Post Script

Why play­ers’ thirst for de­struc­tion could break de­vel­op­ers in­stead


Rain­bow Six Siege’s lev­els are elab­o­rate, sprawl­ing creations. Among them there’s a neon-lit, grimy­look­ing strip club. A grand em­bassy com­plete with mar­ble stair­case and su­per-cooled server room. A fam­ily home with an ex­pen­sive-look­ing base­ment gym and a mar­itime-themed kid’s bed­room. And a lux­u­ri­ously out­fit­ted take on Air Force One. It’s a se­lec­tion that makes for a broad range of at­mos­pheres as you move be­tween gun­ning down ter­ror­ists in a lug­gage hold to at­tempt­ing the del­i­cate ex­trac­tion of a hostage from a fam­ily home, but the one thing that ties th­ese dis­parate en­vi­ron­ments to­gether is that they are – to vary­ing ex­tents – rather frag­ile.

Even to­day, be­ing able to shoot through walls at your tar­gets feels lib­er­at­ing. While there have been plenty of ex­per­i­ments with sim­i­lar tech in the past, there are rel­a­tively few mod­ern games that grant you that lib­erty. Sand­boxes are rarely as freeform as they pur­port to be, and de­sign­ers still tightly con­trol what you’re able to do – let­ting play­ers off the leash en­tirely is a risky propo­si­tion that ex­po­nen­tially mul­ti­plies the num­ber of con­sid­er­a­tions game cre­ators need to keep in mind. Those of us im­bued with a com­ple­tion­ist men­tal­ity are just as likely to waste our time chas­ing elu­sive feath­ers in­ex­pli­ca­bly placed on me­dieval rooftops as we are sys­tem­at­i­cally dis­man­tling ev­ery sin­gle build­ing we pass in Battlefield 1943.

Rain­bow Six Siege’s un­for­giv­ing rep­re­sen­ta­tion of mor­tal­ity means that muck­ing about in an ef­fort to strip a build­ing bare isn’t an op­tion, but the game still places lim­i­ta­tions on your po­ten­tial for de­mo­li­tion. For the most part, you’ll only take one or two wall­re­mov­ing breach charges into the field, for ex­am­ple, de­spite the fact that you’re also able to carry an un­lim­ited sup­ply of wooden bar­ri­cades to tem­po­rar­ily block doors and win­dows. And even if you play as the SAS’s Sledge, whose ham­mer can bash in weak walls all match long, you’ll still be stymied by all those pesky in­vul­ner­a­ble walls and floors that con­sti­tute the build­ing’s outer shell and many of its rooms’ bor­ders.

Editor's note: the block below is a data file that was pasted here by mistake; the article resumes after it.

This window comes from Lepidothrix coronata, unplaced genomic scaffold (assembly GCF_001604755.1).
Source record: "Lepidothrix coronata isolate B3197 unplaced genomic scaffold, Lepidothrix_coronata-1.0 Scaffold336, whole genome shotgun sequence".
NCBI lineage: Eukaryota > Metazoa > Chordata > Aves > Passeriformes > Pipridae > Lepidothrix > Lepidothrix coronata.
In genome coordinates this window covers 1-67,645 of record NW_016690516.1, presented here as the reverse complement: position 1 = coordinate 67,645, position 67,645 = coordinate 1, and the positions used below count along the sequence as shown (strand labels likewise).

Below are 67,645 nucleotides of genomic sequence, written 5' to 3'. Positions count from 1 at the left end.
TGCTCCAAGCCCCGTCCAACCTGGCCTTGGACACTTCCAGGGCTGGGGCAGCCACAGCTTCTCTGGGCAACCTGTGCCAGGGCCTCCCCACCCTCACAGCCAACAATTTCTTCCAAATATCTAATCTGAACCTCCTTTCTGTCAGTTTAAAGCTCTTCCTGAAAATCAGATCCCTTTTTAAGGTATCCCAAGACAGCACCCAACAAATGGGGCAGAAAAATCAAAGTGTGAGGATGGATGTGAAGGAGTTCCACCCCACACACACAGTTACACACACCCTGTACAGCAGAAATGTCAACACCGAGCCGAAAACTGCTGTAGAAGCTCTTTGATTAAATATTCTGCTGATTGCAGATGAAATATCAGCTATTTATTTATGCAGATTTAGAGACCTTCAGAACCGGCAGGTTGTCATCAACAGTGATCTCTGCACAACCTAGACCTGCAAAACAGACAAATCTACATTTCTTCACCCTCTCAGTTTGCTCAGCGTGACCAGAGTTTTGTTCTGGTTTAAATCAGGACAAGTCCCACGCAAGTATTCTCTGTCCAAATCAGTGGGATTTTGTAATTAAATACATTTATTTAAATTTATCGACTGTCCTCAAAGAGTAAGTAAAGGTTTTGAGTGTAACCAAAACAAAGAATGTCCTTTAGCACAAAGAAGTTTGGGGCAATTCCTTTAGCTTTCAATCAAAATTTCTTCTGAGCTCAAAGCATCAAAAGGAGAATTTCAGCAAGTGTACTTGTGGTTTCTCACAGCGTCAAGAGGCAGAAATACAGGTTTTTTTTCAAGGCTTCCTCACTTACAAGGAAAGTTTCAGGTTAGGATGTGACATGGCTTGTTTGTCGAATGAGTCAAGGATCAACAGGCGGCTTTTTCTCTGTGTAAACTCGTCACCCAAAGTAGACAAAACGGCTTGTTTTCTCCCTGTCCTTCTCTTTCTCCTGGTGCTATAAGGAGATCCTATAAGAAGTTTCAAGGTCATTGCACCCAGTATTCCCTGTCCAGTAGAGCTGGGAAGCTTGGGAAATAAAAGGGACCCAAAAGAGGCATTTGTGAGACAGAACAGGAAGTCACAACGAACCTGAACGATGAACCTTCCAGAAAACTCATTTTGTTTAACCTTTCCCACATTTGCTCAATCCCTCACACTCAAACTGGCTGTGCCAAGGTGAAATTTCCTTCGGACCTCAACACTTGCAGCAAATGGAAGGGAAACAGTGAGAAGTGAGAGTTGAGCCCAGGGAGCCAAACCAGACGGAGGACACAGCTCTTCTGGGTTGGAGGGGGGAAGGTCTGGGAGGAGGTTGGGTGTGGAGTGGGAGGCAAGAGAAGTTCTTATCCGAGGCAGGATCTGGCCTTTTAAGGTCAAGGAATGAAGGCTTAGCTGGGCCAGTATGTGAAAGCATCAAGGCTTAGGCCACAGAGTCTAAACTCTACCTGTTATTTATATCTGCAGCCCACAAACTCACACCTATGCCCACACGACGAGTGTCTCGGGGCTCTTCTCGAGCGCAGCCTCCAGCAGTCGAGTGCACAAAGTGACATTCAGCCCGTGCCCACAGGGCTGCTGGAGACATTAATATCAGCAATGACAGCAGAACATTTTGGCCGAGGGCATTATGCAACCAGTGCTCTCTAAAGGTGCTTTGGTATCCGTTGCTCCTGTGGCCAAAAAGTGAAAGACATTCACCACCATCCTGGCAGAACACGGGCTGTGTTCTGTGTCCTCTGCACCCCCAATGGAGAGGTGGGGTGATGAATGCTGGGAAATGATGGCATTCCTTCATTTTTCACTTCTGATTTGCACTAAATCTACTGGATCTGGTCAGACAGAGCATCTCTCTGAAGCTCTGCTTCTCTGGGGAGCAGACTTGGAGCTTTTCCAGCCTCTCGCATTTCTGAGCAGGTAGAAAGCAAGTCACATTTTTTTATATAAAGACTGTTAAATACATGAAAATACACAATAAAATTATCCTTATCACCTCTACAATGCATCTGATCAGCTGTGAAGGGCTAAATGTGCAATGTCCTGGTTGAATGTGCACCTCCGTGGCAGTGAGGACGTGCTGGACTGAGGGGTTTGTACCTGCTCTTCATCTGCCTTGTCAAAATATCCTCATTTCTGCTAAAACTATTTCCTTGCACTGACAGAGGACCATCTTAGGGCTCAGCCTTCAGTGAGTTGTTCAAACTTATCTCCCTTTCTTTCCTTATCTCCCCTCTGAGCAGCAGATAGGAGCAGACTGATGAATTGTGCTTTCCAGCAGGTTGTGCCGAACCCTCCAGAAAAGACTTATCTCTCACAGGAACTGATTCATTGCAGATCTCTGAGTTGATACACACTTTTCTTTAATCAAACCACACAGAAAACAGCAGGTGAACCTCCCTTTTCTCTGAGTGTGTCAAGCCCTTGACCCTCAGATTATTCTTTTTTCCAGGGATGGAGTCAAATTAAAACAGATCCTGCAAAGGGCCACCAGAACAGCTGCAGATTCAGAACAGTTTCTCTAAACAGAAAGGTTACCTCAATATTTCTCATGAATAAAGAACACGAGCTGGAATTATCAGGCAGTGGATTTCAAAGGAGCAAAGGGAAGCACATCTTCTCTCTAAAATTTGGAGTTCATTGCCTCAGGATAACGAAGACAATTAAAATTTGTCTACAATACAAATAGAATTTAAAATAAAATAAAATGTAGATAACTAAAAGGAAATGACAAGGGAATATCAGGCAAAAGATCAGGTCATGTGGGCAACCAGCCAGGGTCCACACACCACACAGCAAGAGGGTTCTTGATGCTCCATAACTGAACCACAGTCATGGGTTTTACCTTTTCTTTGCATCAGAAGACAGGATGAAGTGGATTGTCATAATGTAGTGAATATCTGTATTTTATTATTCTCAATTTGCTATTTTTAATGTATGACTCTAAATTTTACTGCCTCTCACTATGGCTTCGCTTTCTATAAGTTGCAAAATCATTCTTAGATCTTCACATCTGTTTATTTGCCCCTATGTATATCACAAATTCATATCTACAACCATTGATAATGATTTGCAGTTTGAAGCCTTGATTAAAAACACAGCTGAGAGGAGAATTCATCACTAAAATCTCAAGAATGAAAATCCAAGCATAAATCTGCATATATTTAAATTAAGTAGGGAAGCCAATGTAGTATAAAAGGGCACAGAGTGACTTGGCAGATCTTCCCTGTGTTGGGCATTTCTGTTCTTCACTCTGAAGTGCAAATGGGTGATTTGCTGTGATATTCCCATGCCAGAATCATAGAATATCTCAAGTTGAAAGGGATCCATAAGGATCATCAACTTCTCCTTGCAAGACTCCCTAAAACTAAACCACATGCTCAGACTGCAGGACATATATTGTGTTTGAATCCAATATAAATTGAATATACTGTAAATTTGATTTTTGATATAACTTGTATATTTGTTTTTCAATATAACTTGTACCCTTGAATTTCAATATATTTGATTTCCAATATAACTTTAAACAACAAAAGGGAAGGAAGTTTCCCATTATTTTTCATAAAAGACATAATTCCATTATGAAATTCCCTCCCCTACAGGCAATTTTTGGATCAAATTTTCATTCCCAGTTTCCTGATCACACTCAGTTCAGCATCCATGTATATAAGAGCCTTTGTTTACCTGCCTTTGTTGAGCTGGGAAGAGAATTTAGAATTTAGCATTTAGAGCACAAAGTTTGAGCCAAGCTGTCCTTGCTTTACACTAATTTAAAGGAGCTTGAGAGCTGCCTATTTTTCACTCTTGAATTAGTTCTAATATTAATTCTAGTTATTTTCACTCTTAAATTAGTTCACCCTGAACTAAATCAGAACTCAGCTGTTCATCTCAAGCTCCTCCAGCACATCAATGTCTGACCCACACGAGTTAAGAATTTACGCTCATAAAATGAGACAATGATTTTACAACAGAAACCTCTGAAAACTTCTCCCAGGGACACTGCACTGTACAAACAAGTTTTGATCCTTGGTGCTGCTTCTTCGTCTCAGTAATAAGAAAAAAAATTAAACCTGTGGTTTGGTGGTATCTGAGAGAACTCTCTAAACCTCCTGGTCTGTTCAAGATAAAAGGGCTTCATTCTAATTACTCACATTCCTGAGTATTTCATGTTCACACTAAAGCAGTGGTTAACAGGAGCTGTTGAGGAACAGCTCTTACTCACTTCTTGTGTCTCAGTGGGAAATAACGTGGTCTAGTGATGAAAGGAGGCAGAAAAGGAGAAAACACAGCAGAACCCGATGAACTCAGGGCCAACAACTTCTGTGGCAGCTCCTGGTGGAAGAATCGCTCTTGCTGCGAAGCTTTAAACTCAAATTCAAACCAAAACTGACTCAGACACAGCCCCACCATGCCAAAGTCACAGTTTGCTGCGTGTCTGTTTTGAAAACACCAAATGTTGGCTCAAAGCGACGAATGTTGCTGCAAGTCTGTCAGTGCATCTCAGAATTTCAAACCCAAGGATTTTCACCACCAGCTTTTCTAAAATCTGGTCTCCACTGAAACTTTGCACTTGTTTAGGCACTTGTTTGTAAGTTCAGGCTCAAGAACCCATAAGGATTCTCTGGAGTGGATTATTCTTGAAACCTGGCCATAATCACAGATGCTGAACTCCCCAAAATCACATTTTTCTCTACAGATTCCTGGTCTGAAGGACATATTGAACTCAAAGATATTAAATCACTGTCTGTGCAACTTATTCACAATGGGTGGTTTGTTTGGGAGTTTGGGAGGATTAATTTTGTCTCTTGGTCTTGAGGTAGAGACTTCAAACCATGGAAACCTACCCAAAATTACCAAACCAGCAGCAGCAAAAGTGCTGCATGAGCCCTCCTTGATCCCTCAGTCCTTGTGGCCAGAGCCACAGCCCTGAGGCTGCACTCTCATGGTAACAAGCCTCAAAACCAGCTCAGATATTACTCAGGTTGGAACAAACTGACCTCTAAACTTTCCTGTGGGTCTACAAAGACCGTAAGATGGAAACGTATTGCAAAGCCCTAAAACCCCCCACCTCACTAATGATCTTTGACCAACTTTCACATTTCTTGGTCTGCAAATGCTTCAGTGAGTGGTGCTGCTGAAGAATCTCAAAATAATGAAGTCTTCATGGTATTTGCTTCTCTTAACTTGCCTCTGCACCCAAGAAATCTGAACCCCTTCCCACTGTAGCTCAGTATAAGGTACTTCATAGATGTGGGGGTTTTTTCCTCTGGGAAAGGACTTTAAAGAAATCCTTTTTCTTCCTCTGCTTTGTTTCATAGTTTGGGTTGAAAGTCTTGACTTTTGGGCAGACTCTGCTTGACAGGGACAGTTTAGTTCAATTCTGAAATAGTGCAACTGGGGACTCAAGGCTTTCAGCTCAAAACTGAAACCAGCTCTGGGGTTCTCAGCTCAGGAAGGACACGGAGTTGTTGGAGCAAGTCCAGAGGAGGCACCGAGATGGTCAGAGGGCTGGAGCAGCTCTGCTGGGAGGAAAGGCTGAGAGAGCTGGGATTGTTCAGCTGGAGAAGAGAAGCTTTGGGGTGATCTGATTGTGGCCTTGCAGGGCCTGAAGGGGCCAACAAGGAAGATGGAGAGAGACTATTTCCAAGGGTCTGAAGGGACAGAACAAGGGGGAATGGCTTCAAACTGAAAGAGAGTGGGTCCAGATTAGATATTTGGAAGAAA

Lim­i­ta­tions such as th­ese, where not a re­sult of mem­ory ceil­ings, are put in place to fo­cus the ac­tion and en­sure both at­tack­ers and de­fend­ers have a fair chance at vic­tory. It’s an un­der­stand­able com­pro­mise in an asym­met­ric, com­pet­i­tive on­line shooter. But they also frac­ture the logic in a way that asks your strate­gic brain to ac­cept the ex­is­tence of un­break­able walls in a game whose pri­mary sell­ing point is its de­struc­tion. The more free­dom de­sign­ers of­fer us, the more con­strained we feel by the por­tions of game­play or level ar­chi­tec­ture that con­form to older de­sign pre­cepts.